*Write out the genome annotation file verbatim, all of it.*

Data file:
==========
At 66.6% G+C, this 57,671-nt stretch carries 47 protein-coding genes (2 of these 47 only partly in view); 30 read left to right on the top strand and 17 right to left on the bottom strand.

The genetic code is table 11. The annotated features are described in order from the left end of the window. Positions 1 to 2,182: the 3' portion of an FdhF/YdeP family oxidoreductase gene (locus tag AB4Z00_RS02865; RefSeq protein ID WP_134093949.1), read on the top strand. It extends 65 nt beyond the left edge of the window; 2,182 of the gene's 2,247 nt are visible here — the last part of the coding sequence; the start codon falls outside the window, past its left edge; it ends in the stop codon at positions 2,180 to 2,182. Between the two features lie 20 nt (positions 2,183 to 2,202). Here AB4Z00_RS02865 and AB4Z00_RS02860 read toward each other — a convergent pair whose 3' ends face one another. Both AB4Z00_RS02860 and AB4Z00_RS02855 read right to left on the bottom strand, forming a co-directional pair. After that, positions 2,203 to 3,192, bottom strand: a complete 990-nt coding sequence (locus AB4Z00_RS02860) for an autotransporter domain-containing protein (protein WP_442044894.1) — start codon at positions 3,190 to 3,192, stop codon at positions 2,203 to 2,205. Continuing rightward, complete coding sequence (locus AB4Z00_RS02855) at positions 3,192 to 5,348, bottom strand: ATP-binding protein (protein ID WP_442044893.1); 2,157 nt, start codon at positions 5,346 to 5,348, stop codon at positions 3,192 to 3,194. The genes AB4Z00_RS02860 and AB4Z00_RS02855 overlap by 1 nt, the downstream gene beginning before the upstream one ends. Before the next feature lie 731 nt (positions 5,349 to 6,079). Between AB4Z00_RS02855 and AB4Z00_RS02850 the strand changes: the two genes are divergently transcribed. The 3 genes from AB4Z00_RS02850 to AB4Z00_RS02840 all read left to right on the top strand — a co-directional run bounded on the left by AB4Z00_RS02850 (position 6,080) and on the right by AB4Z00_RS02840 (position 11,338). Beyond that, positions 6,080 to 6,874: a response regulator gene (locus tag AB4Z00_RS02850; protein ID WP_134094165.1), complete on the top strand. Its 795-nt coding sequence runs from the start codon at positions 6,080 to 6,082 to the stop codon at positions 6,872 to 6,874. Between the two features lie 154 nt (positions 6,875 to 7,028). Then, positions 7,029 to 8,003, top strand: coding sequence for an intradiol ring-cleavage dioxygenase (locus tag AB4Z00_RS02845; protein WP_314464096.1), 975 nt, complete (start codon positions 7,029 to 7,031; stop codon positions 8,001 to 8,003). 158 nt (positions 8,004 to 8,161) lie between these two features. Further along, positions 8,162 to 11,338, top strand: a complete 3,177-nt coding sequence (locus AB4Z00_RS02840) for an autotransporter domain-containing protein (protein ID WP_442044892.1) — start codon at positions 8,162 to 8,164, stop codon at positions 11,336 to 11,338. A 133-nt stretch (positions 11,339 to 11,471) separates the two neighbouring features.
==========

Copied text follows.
At 66.6% G+C, this 57,671-nt stretch carries 47 protein-coding genes (2 of these 47 only partly in view); 30 read left to right on the top strand and 17 right to left on the bottom strand.

The genetic code is table 11. The annotated features are described in order from the left end of the window. Positions 1 to 2,182: the 3' portion of an FdhF/YdeP family oxidoreductase gene (locus tag AB4Z00_RS02865; RefSeq protein ID WP_134093949.1), read on the top strand. It extends 65 nt beyond the left edge of the window; 2,182 of the gene's 2,247 nt are visible here — the last part of the coding sequence; the start codon falls outside the window, past its left edge; it ends in the stop codon at positions 2,180 to 2,182. Between the two features lie 20 nt (positions 2,183 to 2,202). Here AB4Z00_RS02865 and AB4Z00_RS02860 read toward each other — a convergent pair whose 3' ends face one another. Both AB4Z00_RS02860 and AB4Z00_RS02855 read right to left on the bottom strand, forming a co-directional pair. After that, positions 2,203 to 3,192, bottom strand: a complete 990-nt coding sequence (locus AB4Z00_RS02860) for an autotransporter domain-containing protein (protein WP_442044894.1) — start codon at positions 3,190 to 3,192, stop codon at positions 2,203 to 2,205. Continuing rightward, complete coding sequence (locus AB4Z00_RS02855) at positions 3,192 to 5,348, bottom strand: ATP-binding protein (protein ID WP_442044893.1); 2,157 nt, start codon at positions 5,346 to 5,348, stop codon at positions 3,192 to 3,194. The genes AB4Z00_RS02860 and AB4Z00_RS02855 overlap by 1 nt, the downstream gene beginning before the upstream one ends. Before the next feature lie 731 nt (positions 5,349 to 6,079). Between AB4Z00_RS02855 and AB4Z00_RS02850 the strand changes: the two genes are divergently transcribed. The 3 genes from AB4Z00_RS02850 to AB4Z00_RS02840 all read left to right on the top strand — a co-directional run bounded on the left by AB4Z00_RS02850 (position 6,080) and on the right by AB4Z00_RS02840 (position 11,338). Beyond that, positions 6,080 to 6,874: a response regulator gene (locus tag AB4Z00_RS02850; protein ID WP_134094165.1), complete on the top strand. Its 795-nt coding sequence runs from the start codon at positions 6,080 to 6,082 to the stop codon at positions 6,872 to 6,874. Between the two features lie 154 nt (positions 6,875 to 7,028). Then, positions 7,029 to 8,003, top strand: coding sequence for an intradiol ring-cleavage dioxygenase (locus tag AB4Z00_RS02845; protein WP_314464096.1), 975 nt, complete (start codon positions 7,029 to 7,031; stop codon positions 8,001 to 8,003). 158 nt (positions 8,004 to 8,161) lie between these two features. Further along, positions 8,162 to 11,338, top strand: a complete 3,177-nt coding sequence (locus AB4Z00_RS02840) for an autotransporter domain-containing protein (protein ID WP_442044892.1) — start codon at positions 8,162 to 8,164, stop codon at positions 11,336 to 11,338. A 133-nt stretch (positions 11,339 to 11,471) separates the two neighbouring features.